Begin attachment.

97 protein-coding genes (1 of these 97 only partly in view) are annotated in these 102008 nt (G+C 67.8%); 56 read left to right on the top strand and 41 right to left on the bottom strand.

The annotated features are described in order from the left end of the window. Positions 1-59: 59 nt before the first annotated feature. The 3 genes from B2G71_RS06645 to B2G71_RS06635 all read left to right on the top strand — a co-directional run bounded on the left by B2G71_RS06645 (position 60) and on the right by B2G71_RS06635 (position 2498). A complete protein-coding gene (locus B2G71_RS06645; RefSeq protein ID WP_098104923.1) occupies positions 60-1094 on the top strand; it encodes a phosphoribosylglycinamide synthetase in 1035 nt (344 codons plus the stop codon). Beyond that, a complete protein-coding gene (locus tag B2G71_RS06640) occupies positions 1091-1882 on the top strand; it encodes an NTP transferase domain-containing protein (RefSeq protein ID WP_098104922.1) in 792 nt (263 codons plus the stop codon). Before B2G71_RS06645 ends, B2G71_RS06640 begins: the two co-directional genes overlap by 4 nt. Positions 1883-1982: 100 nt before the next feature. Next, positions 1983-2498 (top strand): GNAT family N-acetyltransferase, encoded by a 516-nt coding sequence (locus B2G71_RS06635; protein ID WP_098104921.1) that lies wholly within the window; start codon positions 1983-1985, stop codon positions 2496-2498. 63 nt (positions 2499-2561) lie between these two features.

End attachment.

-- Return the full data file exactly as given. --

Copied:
97 protein-coding genes (1 of these 97 only partly in view) are annotated in these 102008 nt (G+C 67.8%); 56 read left to right on the top strand and 41 right to left on the bottom strand.

The annotated features are described in order from the left end of the window. Positions 1-59: 59 nt before the first annotated feature. The 3 genes from B2G71_RS06645 to B2G71_RS06635 all read left to right on the top strand — a co-directional run bounded on the left by B2G71_RS06645 (position 60) and on the right by B2G71_RS06635 (position 2498). A complete protein-coding gene (locus B2G71_RS06645; RefSeq protein ID WP_098104923.1) occupies positions 60-1094 on the top strand; it encodes a phosphoribosylglycinamide synthetase in 1035 nt (344 codons plus the stop codon). Beyond that, a complete protein-coding gene (locus tag B2G71_RS06640) occupies positions 1091-1882 on the top strand; it encodes an NTP transferase domain-containing protein (RefSeq protein ID WP_098104922.1) in 792 nt (263 codons plus the stop codon). Before B2G71_RS06645 ends, B2G71_RS06640 begins: the two co-directional genes overlap by 4 nt. Positions 1883-1982: 100 nt before the next feature. Next, positions 1983-2498 (top strand): GNAT family N-acetyltransferase, encoded by a 516-nt coding sequence (locus B2G71_RS06635; protein ID WP_098104921.1) that lies wholly within the window; start codon positions 1983-1985, stop codon positions 2496-2498. 63 nt (positions 2499-2561) lie between these two features.